A growing appetite for chocolate, particularly dark chocolate, which requires more cocoa, in China and other Asian markets is the primary cause, commodity analysts say.
"What's driving up the price, really, is rising demand for cocoa in Asia, though it also was pretty strong in North America and Europe," said Edward George, head of soft commodities research at EcoBank.
Another factor is the harmattan, a dry, dusty wind that began sweeping the major cocoa producing countries in West Africa in December, the beginning of the prime cocoa harvesting season. The harmattan has been worse than usual this year.
Cocoa trees also suffered attacks by witches' broom and frosty pod, fungi that can cause steep losses.
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The average dollar price for a ton of cocoa was $2,921.05 last month, according to the International Cocoa Organization. That was slightly higher than the price a year earlier — but less than the peak average price of $3,270.27 in August, which reflected fears that Ebola might hinder the harvest of cocoa beans in Africa.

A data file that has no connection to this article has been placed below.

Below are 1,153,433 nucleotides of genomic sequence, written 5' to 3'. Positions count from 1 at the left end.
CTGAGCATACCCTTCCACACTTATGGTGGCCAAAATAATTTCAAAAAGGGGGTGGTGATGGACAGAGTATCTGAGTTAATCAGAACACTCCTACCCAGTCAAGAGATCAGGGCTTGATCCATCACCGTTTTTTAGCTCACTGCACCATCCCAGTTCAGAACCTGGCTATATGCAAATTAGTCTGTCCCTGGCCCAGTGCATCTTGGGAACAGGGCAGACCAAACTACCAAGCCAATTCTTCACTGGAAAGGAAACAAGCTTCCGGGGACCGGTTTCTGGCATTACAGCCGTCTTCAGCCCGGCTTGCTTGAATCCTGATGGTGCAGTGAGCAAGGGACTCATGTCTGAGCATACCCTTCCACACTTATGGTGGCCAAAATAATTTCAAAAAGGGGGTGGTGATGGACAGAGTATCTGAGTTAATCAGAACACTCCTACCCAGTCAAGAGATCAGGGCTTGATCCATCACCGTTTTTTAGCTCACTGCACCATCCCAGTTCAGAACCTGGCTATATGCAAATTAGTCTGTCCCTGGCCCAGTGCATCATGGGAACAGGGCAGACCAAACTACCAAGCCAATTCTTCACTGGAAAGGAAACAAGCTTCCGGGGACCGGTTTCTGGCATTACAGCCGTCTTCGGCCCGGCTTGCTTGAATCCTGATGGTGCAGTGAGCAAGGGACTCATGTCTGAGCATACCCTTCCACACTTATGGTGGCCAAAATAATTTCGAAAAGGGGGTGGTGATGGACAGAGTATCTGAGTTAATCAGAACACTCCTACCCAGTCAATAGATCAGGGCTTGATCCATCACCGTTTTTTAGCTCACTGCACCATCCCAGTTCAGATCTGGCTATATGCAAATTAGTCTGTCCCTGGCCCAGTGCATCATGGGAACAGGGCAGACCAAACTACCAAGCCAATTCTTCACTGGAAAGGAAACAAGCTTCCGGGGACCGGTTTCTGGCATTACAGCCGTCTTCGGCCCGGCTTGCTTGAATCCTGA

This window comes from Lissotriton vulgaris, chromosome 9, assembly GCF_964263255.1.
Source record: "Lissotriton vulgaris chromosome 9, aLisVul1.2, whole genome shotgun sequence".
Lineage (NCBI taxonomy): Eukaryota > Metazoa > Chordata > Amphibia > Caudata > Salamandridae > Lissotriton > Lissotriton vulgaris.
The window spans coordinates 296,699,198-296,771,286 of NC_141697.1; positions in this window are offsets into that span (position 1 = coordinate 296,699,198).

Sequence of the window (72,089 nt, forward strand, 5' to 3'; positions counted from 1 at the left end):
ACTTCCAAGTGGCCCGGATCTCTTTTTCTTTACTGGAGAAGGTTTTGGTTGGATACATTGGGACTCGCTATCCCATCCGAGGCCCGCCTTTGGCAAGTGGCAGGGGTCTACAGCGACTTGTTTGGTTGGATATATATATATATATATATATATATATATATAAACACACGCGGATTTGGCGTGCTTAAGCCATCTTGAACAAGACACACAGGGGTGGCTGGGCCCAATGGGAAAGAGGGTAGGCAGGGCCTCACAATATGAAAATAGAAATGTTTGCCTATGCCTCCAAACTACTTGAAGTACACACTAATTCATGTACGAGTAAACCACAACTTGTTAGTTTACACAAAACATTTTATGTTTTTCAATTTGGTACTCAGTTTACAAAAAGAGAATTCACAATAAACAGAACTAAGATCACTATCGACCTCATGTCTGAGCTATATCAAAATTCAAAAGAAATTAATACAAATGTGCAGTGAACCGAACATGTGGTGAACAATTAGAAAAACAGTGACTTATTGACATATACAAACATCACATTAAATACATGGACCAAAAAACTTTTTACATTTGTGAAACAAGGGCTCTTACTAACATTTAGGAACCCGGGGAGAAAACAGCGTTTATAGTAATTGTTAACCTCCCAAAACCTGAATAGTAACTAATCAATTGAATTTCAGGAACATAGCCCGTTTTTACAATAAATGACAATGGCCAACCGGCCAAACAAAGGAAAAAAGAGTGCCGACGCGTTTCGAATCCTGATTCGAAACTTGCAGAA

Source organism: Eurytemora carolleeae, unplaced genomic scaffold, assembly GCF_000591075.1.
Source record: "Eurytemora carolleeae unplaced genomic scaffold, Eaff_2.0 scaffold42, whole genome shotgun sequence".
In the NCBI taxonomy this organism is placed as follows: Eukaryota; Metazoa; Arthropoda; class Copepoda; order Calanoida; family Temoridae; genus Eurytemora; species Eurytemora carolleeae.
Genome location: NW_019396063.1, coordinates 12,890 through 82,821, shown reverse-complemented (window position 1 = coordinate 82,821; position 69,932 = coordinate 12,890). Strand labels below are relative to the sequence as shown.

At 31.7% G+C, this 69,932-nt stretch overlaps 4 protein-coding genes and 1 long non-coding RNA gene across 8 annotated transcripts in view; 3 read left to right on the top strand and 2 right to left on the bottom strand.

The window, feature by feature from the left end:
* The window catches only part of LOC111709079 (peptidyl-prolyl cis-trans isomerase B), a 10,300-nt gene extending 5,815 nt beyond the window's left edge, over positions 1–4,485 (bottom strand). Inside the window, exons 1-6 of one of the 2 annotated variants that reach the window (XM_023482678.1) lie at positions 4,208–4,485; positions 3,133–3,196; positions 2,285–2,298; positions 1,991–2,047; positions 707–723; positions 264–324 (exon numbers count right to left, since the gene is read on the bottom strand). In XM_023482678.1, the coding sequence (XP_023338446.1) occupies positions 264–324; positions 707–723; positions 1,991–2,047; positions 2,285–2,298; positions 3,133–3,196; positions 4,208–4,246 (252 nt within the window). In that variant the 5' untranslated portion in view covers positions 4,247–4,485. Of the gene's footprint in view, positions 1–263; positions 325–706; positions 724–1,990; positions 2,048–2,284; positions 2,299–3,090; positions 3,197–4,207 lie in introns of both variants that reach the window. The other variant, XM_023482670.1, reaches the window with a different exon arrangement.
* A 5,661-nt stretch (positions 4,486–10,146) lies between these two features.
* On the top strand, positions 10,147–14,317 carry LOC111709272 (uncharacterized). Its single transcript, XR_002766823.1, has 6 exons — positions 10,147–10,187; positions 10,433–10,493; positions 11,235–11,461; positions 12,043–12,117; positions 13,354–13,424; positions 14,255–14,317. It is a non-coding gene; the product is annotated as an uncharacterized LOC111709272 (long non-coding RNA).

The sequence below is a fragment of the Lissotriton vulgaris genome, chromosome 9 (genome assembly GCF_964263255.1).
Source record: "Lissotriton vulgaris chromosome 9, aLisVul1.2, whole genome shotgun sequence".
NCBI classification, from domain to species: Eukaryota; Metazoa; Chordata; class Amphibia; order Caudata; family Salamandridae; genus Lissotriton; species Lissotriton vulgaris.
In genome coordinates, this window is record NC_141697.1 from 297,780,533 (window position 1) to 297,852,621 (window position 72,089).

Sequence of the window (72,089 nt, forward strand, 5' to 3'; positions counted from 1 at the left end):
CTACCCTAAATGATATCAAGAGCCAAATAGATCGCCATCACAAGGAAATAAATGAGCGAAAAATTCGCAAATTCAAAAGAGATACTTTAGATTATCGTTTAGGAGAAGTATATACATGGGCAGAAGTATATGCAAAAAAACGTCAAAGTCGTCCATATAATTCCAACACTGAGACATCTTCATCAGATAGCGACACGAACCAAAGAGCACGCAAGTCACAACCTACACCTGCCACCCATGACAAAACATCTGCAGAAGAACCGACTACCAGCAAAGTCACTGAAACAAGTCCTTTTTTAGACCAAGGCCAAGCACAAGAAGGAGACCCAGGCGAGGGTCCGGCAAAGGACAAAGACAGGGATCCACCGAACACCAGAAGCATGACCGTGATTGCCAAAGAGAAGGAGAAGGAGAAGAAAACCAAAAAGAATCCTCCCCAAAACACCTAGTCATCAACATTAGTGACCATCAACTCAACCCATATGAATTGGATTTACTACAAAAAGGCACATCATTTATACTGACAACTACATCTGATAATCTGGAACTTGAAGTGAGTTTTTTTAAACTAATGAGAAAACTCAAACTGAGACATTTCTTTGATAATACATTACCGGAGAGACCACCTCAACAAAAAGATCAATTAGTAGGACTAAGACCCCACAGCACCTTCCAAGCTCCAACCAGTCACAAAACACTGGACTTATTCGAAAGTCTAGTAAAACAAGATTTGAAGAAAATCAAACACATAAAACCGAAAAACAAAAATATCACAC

Several major chocolate companies declined requests for interviews on the effects of the high price of cocoa on their businesses. But Hershey, Mondelez International and Lindt & Sprüngli, a Swiss company that owns Russell Stover, all raised prices as much as 8 percent last year to offset cocoa costs. Hershey's raised prices across all its products.
"L&S, like other companies in the chocolate industry, had to make occasional price adjustments on selected products in 2014 to absorb some of the raw material cost challenges — even if at first we always try to counter these challenges with increases in efficiency and volume," Sylvia Kälin, head of Lindt & Sprüngli's corporate communications, wrote in an email. Mars, the maker of M&Ms and Milky Way, also announced plans to raise prices.
Ms. Kälin said consumers so far had not punished the company for raising prices.
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Data from Nielsen, a consumer research firm, hints at the price increases. While the amount of chocolate Americans bought last year rose 1.2 percent, to 2.2 billion pounds, the amount they paid for it rose 2.6 percent, to $13.6 billion.
Mondelez, which has several brands that use chocolate, like Cadbury, Milk and Lu, was not so lucky. It was the first to raise prices in the first half of last year, and European retailers refused to play along. That led to what Irene Rosenfeld, chief executive of Mondelez, described in an August conference call as "extended disputes and near-term distribution losses."
Mr. George, the commodity analyst, said the backlash was a surprise. "Several companies were shocked by how consumers simply switched to cheaper chocolate or stopped eating chocolate altogether," he said.